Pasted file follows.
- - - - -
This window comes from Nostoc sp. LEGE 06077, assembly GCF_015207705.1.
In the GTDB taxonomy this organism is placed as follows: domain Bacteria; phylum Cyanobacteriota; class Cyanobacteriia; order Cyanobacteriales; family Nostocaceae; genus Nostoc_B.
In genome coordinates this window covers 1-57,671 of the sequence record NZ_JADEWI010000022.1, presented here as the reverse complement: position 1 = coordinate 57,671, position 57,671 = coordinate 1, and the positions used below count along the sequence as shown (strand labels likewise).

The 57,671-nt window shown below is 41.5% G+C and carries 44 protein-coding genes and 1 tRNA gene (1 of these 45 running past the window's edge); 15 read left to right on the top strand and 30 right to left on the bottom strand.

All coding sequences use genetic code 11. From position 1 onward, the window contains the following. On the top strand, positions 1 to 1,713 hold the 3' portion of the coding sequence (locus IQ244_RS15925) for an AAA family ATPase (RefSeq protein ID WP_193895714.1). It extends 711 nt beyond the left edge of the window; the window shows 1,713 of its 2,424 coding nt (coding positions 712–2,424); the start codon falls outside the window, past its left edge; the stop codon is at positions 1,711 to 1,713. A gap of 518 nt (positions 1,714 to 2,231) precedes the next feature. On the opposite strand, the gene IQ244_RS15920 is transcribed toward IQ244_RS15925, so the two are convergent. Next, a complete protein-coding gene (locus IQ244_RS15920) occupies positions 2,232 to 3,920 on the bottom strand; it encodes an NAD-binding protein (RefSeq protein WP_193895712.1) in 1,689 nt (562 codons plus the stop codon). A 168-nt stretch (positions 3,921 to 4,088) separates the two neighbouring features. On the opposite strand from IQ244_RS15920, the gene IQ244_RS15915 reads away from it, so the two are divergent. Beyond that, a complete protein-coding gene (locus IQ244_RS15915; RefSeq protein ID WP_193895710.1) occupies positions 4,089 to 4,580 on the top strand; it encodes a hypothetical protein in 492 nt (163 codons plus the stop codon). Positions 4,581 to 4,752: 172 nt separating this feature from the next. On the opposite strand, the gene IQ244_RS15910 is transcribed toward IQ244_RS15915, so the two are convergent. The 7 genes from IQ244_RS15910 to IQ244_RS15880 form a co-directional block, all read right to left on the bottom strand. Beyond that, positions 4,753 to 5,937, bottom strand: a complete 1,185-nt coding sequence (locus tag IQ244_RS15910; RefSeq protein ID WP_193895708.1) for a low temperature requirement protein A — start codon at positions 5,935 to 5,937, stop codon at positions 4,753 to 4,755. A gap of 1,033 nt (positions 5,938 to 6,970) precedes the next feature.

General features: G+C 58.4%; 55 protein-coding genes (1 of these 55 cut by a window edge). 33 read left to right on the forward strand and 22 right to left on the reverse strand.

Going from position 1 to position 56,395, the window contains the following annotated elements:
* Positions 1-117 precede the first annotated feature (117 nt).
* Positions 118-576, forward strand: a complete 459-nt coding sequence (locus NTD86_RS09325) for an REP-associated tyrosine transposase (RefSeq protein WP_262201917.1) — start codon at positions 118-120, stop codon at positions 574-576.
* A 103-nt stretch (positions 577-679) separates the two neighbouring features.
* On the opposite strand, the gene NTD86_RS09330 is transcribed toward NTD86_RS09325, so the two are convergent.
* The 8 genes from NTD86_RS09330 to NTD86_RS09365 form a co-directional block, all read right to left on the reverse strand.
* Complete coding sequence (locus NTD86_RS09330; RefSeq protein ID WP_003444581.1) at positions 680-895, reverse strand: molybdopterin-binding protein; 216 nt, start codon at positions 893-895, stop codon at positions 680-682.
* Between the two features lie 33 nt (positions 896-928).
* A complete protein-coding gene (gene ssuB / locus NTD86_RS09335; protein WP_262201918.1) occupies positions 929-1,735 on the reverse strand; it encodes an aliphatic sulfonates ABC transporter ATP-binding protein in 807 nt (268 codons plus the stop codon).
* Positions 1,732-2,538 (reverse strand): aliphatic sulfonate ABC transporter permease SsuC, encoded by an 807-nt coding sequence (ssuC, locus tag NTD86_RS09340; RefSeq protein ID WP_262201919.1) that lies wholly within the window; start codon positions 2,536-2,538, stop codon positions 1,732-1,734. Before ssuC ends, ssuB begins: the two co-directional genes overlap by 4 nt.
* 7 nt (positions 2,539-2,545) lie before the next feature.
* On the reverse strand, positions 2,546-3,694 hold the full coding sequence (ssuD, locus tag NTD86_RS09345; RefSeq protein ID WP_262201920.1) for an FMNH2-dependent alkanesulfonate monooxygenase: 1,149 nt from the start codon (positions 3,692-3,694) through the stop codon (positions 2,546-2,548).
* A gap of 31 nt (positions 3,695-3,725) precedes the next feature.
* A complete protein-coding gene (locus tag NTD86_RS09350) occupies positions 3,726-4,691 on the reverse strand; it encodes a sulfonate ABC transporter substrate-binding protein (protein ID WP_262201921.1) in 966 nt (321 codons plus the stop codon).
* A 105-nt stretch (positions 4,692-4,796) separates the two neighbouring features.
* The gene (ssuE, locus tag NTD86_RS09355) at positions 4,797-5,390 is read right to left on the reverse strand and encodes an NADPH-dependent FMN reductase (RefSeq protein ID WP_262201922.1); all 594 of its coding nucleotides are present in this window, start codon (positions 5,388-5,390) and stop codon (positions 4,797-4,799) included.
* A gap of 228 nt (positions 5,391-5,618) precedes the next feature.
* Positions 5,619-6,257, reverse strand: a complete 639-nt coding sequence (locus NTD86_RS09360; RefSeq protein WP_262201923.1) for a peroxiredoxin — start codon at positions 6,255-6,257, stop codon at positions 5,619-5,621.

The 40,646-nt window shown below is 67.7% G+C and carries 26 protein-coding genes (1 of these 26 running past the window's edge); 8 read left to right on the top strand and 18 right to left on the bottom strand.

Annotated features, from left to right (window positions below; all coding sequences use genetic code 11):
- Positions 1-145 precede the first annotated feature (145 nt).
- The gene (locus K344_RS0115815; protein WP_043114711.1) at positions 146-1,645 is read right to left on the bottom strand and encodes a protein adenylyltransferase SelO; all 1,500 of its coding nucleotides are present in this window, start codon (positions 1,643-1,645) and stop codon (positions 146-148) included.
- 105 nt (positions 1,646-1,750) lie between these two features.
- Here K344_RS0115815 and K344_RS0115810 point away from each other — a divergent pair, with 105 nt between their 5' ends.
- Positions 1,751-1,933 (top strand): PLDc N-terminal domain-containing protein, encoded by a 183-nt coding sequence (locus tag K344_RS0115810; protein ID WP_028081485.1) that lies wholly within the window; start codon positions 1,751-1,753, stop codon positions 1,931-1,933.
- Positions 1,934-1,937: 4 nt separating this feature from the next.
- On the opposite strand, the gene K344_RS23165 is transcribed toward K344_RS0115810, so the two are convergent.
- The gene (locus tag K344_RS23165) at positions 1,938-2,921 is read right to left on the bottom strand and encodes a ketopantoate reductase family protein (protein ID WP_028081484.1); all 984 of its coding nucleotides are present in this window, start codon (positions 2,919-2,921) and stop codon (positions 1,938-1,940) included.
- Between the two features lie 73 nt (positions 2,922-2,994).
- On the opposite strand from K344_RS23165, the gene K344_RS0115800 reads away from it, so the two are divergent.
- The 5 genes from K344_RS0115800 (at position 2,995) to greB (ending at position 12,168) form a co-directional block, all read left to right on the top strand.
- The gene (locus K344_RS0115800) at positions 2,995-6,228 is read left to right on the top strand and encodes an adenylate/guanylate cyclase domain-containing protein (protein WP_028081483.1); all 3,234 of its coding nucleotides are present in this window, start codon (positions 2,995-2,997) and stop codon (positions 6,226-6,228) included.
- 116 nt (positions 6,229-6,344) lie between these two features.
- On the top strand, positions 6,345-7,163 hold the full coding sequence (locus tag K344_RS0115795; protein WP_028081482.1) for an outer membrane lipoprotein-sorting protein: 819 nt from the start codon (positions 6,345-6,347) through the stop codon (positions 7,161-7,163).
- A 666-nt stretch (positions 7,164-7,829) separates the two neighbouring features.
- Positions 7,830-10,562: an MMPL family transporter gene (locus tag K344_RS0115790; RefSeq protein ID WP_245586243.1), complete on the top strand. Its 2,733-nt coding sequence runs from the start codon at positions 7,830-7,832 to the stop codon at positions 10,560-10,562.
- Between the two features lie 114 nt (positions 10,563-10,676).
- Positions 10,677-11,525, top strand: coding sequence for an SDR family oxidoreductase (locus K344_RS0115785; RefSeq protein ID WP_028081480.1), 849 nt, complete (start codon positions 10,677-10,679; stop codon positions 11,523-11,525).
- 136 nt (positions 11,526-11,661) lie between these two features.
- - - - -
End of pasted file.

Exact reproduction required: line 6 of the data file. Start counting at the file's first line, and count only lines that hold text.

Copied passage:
General features: G+C 58.4%; 55 protein-coding genes (1 of these 55 cut by a window edge). 33 read left to right on the forward strand and 22 right to left on the reverse strand.